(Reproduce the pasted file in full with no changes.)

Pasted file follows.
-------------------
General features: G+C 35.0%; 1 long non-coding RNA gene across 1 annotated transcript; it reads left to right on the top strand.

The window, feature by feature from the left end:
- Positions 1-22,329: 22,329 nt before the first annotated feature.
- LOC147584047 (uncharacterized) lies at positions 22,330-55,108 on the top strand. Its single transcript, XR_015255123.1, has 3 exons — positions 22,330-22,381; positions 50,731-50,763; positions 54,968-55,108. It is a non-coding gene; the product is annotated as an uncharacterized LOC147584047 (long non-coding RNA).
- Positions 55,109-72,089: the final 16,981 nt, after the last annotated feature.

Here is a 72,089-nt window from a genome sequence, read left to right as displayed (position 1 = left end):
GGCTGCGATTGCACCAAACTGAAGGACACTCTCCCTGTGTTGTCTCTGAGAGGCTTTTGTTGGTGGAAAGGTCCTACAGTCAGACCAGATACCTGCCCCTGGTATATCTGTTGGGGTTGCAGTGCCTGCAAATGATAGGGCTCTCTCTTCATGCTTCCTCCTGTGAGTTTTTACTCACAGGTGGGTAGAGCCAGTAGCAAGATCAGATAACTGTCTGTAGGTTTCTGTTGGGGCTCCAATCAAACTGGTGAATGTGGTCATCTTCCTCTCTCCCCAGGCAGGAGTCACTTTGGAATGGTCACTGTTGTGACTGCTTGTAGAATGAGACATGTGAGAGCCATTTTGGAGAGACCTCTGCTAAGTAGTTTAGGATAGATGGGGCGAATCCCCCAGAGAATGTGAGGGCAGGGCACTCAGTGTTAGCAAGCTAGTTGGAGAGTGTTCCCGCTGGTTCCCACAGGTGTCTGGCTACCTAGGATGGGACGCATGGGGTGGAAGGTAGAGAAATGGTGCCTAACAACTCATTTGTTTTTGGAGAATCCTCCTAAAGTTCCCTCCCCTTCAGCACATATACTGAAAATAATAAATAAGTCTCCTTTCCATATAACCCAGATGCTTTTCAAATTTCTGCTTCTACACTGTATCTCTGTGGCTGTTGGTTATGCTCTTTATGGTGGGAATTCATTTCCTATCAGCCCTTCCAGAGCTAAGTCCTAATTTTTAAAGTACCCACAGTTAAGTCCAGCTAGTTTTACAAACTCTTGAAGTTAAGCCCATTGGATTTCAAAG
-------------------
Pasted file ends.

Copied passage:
General features: G+C 35.0%; 1 long non-coding RNA gene across 1 annotated transcript; it reads left to right on the top strand.

The window, feature by feature from the left end:
- Positions 1-22,329: 22,329 nt before the first annotated feature.
- LOC147584047 (uncharacterized) lies at positions 22,330-55,108 on the top strand. Its single transcript, XR_015255123.1, has 3 exons — positions 22,330-22,381; positions 50,731-50,763; positions 54,968-55,108. It is a non-coding gene; the product is annotated as an uncharacterized LOC147584047 (long non-coding RNA).
- Positions 55,109-72,089: the final 16,981 nt, after the last annotated feature.

Here is a 72,089-nt window from a genome sequence, read left to right as displayed (position 1 = left end):
GGCTGCGATTGCACCAAACTGAAGGACACTCTCCCTGTGTTGTCTCTGAGAGGCTTTTGTTGGTGGAAAGGTCCTACAGTCAGACCAGATACCTGCCCCTGGTATATCTGTTGGGGTTGCAGTGCCTGCAAATGATAGGGCTCTCTCTTCATGCTTCCTCCTGTGAGTTTTTACTCACAGGTGGGTAGAGCCAGTAGCAAGATCAGATAACTGTCTGTAGGTTTCTGTTGGGGCTCCAATCAAACTGGTGAATGTGGTCATCTTCCTCTCTCCCCAGGCAGGAGTCACTTTGGAATGGTCACTGTTGTGACTGCTTGTAGAATGAGACATGTGAGAGCCATTTTGGAGAGACCTCTGCTAAGTAGTTTAGGATAGATGGGGCGAATCCCCCAGAGAATGTGAGGGCAGGGCACTCAGTGTTAGCAAGCTAGTTGGAGAGTGTTCCCGCTGGTTCCCACAGGTGTCTGGCTACCTAGGATGGGACGCATGGGGTGGAAGGTAGAGAAATGGTGCCTAACAACTCATTTGTTTTTGGAGAATCCTCCTAAAGTTCCCTCCCCTTCAGCACATATACTGAAAATAATAAATAAGTCTCCTTTCCATATAACCCAGATGCTTTTCAAATTTCTGCTTCTACACTGTATCTCTGTGGCTGTTGGTTATGCTCTTTATGGTGGGAATTCATTTCCTATCAGCCCTTCCAGAGCTAAGTCCTAATTTTTAAAGTACCCACAGTTAAGTCCAGCTAGTTTTACAAACTCTTGAAGTTAAGCCCATTGGATTTCAAAG